Too Impatient to Wait for Appeal to Wrap Up, Missouri Executes Prisoner Anyway
Thanks to movies and television, most of us have an image in our head of a prisoner about to have his or her life ended in jail undergoing a slow, exacting and detailed series of final moments — a last meal, a dramatic walk to wherever the execution will occur, perhaps a moment of tension while anticipation for a last minute reprieve lingers.
That’s not real life, however. Apparently in the real world, executions are a rushed affair. In Missouri, they can’t even be bothered to wait until the appeals process is fully complete.
According to Think Progress, that was exactly the case with Herbert Smulls. Smulls, who was given the death penalty for shooting and killing one person and permanently injuring another in a jewelry store robbery in 1991 was allegedly “in the middle of a phone call discussing his attorneys’ final efforts to save his life when he was reportedly seized by prison guards, hauled into an execution chamber, and injected with a toxic cocktail of drugs,” according to the progressive news site. He was officially pronounced dead four minutes before state Supreme Court officially gave permission to allow the execution to proceed.
If this sounds like an honest mistake, odds are it wasn’t. In fact as Andrew Cohen reports in The Atlantic, this is the third case in the state of an execution beginning before all legal appeals had been officially exhausted. This troubling trend may actually be perpetuated by correction officials who have taken it upon themselves to decide when the convicted have had enough time to win their appeals if they were going to. Jim Liberman, a Columbia Law School professor told the Associated Press that “it is unusual, but not unheard of, for an execution to proceed with an appeal still pending,” and that “…corrections officials could reach the point of believing that enough is enough.”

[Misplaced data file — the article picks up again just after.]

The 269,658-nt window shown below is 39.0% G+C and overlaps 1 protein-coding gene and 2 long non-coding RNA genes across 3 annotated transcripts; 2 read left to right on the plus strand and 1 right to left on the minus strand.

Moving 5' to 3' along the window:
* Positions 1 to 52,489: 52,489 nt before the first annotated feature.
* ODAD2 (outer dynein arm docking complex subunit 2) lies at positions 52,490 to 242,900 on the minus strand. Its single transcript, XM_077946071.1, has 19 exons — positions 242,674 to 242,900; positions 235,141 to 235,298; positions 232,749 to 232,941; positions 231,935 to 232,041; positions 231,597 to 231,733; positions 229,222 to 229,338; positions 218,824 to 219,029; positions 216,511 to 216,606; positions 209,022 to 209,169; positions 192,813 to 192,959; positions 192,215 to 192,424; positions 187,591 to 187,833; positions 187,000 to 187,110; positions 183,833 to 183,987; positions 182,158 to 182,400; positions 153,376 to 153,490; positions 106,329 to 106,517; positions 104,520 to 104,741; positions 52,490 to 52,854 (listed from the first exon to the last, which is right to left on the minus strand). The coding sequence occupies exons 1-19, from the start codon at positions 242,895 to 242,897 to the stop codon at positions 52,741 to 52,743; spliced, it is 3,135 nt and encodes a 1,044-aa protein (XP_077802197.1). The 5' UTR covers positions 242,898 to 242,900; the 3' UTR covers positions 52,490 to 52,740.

In the Smulls case, “enough” was apparently the 20 years that had passed since he was convicted and given the death penalty in 1993. His most recent appeals, however, revolved around concerns over the unidentified drug maker that would be producing the drug used in the lethal injection. According to Smulls’ lawyer, lethal injection drugs are not subject to Federal Food and Drug Administration oversight, leaving the potential for suffering during the execution.
The corrections officials may have seen this as a worthless last minute gambit, but recent history actually would have been on Smulls’ side. In January, an Ohio inmate reportedly took 15 gasping, strangling minutes dying via lethal injection after a new drug was tested on him, violating the rule against cruel and unusual punishment. Now, Louisiana has put its own upcoming execution off while an appeal is being heard over a death row inmate being subject to a previously untried in the state lethal injection drug, too.
The death penalty on its own is a highly problematic solution to criminal action. It is often applied disproportionately to people of color, and a shocking number of those who are on death row have later been found to have been wrongly convicted of crimes. Just those two facts alone make it unfathomable that corrections officers should ever take it upon themselves to begin an execution before absolutely every last legal challenge has been completely exhausted.
Until the day that we rightfully end the death penalty all together, at the very least we must insist that everything possible is done to ensure a person about to be executed receives as much justice as the system will allow.
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